The Ridgecrest City Council on Wednesday approved a one-year land purchase deadline extension with the developers of the proposed tribal casino. The vote was four to one, with Vice Mayor Solomon Rajaratnam the lone no vote.
The Timbisha Shoshone Tribe and casino investment company Global Investment Enterprise Ridgecrest (GIER) have requested a one-year extension of the purchase and sale agreement for land to build their proposed casino in Ridgecrest because of economic slowdowns related to the COVID-19 pandemic, particularly in the gaming industry. The new agreement will bump the deadline for the land deal to Feb. 2, 2022.
Rajaratnam said he had concerns about the viability of the project and issues with the security of the base.
“In my opinion as a banker I look at the viability of a project before I give a loan. This project is not going to make money for the city as we are expecting,” he said.
Council Member Kyle Blades said that Rajaratnam had “all valid points” but that he supported the extension mainly to show good faith in maintaining the relationship with the tribe.
Blades was calling in over the phone and at times difficult to hear but also noted that “I believe the casino should be somewhere different. I am going to keep saying that.” He later added that repairing the relationship with the tribe was probably the sole reason he supported the extension.
Blades also said in his opinion the casino issue needs to be put to a vote, presumably by the public.
“Things were negotiated and decisions were made and today’s issue was strictly about extending a timeframe for them to look at the financing and to be able to obtain financing,” Mayor Pro Tem Scott Hayman said. He added that the heavy emphasis was on what COVID-19 has done to the US and the city.
“I think this is a very fair and appropriate measure to take … I am in approval of this,” Hayman added.
Council Member Michael Mower and Mayor Eric Bruen both said they agreed.
“The good faith of the city and the city council is at the heart of this,” Bruen said. He added that the COVID-19 pandemic became an issue very shortly after the original land sale deadline was agreed on.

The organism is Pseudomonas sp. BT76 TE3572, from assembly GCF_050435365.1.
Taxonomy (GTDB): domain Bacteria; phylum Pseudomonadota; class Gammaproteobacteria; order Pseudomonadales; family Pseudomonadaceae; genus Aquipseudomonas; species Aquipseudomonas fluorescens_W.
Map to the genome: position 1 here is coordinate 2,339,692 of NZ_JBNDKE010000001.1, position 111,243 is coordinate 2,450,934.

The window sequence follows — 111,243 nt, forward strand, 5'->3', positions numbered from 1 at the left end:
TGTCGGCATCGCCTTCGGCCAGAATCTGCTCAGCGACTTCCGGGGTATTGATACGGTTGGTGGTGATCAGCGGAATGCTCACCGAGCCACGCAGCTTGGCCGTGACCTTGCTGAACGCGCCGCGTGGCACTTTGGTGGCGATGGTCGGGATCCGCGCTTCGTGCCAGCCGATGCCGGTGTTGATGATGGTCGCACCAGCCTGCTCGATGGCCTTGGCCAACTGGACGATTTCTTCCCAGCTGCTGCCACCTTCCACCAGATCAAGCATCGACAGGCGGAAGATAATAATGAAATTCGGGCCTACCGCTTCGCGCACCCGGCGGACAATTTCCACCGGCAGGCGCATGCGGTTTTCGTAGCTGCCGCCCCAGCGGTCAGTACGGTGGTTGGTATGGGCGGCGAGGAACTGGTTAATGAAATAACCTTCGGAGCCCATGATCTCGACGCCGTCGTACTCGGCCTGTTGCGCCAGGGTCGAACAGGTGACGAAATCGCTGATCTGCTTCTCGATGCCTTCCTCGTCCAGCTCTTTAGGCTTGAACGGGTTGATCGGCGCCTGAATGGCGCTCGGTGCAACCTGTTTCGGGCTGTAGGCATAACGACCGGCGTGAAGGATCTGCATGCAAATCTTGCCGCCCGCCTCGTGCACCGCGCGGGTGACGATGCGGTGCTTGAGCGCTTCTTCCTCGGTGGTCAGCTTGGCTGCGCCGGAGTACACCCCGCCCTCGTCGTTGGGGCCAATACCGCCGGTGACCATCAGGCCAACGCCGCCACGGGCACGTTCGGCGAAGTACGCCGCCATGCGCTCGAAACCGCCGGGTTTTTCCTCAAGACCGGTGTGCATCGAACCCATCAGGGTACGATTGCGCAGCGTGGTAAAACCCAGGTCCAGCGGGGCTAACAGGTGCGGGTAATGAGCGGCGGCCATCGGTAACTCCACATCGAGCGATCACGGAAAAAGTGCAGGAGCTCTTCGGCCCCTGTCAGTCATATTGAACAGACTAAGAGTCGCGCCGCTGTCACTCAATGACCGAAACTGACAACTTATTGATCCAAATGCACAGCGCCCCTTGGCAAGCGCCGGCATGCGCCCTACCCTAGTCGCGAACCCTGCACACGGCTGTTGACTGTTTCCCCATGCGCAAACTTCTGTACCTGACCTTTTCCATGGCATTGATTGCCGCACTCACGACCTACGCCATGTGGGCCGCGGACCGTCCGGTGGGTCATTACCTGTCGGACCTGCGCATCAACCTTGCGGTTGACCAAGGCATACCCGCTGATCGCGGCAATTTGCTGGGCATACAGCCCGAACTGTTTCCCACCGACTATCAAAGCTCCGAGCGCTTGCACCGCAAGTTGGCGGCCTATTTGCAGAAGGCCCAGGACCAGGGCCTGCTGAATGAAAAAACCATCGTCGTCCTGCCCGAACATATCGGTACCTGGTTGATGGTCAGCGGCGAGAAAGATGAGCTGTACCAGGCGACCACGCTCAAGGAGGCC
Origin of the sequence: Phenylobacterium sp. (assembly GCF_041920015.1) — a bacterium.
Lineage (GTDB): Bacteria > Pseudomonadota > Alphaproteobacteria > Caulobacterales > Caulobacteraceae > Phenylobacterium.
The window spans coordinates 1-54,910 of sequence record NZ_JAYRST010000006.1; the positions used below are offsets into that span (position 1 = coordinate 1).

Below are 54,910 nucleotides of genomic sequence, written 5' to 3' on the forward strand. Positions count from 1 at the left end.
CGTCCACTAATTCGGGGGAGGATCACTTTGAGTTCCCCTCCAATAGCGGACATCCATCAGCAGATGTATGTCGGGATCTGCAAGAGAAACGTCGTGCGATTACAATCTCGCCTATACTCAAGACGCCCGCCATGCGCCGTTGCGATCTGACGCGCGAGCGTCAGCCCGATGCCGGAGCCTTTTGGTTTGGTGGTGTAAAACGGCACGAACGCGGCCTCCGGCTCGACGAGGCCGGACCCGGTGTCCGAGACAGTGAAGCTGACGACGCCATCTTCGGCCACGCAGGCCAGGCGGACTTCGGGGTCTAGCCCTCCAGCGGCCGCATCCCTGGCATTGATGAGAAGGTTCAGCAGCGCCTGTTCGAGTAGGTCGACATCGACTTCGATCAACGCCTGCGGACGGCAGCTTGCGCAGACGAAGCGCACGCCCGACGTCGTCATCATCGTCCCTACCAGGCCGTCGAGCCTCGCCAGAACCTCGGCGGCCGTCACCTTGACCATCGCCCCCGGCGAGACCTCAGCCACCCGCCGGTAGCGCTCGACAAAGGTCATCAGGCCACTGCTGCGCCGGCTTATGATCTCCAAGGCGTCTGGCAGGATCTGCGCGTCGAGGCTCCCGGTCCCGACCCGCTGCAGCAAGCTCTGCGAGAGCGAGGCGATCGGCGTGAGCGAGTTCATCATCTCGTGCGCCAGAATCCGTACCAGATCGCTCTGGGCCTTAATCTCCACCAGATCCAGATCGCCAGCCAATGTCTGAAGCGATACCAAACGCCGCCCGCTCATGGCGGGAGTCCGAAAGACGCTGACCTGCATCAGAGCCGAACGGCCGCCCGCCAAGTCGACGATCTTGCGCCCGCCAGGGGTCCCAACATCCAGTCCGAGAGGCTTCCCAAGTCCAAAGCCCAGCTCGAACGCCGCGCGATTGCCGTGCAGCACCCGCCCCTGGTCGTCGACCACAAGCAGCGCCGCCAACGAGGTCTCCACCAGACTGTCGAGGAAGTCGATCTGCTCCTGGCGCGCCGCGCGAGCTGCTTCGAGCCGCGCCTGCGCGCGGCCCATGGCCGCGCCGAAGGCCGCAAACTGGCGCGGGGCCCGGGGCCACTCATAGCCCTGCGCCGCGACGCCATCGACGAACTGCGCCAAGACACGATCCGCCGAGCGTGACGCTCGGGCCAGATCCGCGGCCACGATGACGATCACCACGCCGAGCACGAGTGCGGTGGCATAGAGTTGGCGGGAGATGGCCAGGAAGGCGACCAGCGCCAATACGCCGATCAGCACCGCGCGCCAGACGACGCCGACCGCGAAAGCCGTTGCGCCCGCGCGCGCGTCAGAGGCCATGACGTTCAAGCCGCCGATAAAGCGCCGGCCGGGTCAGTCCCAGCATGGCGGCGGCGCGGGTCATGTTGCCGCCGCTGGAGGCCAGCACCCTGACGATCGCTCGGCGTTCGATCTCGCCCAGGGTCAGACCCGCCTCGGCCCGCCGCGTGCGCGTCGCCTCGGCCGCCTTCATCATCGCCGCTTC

Bruen added that the pandemic caused an “exigent circumstance” making an extension at this point reasonable, but “we don’t want to be in the habit of kicking the can down the road … we don’t want to be back here in February of 2022 talking about kicking it further.”
Casino developer Nigel White and former Timbisha Shoshone tribal chair George Gholson– both of whom are familiar to council watchers from the past four years – called in to thank the council for their consideration of the request.
White said the pandemic “really has hamstrung myself and the tribe in raising the needed capital,” noting that the casino industry shut down.
“We will get there. We will deliver what we promised. We will be good neighbors and good citizens,” White said.
“We are just trying to move forward and see what we can accomplish in the next year,” Gholson said.
The proposed casino would be built on 26.48 acres of Ridgecrest successor agency land within the city on North China Lake Boulevard, near the front gate to the base.
The topic caused a long and divisive debate and dispute in the community, but a settlement agreement was eventually reached between the city (acting as the successor agency) and GIER with Feb. 2, 2021 as the original outside purchase date for the land sale. The new agreement pushes the date forward one year.
The agreement would also contain the following provisions: If approved, GIER will pay a fifth independent consideration of $1,000 to the Successor Agency two days after approval of the agreement; a sixth independent consideration of $27,000 to the Successor Agency on or before Feb. 2, 2021 and a seventh independent consideration of $28,000 to the Successor Agency on or before Aug. 2, 2021.
If the agreement does go to Aug. 2, 2021 the developer would have deposited roughly $223,000 in consideration funding, according to City Manager Ron Strand.
Attorney Keith Lemieux reported no reportable action taken on a closed session item described as a “conference with real property negotiator,” which lists Strand as negotiating with Global Investment Enterprise Ridgecrest, LLC about “price and terms of payment” for multiple lots in the city of Ridgecrest.
The casino was a long-running controversial item in the city. Frequent casino opponent Mike Neel called in earlier in the meeting and objected to the item once again, as well as objecting to the meeting being closed to in-person public attendance – a move made in response to a recent spike in COVID-19 cases according to city staff.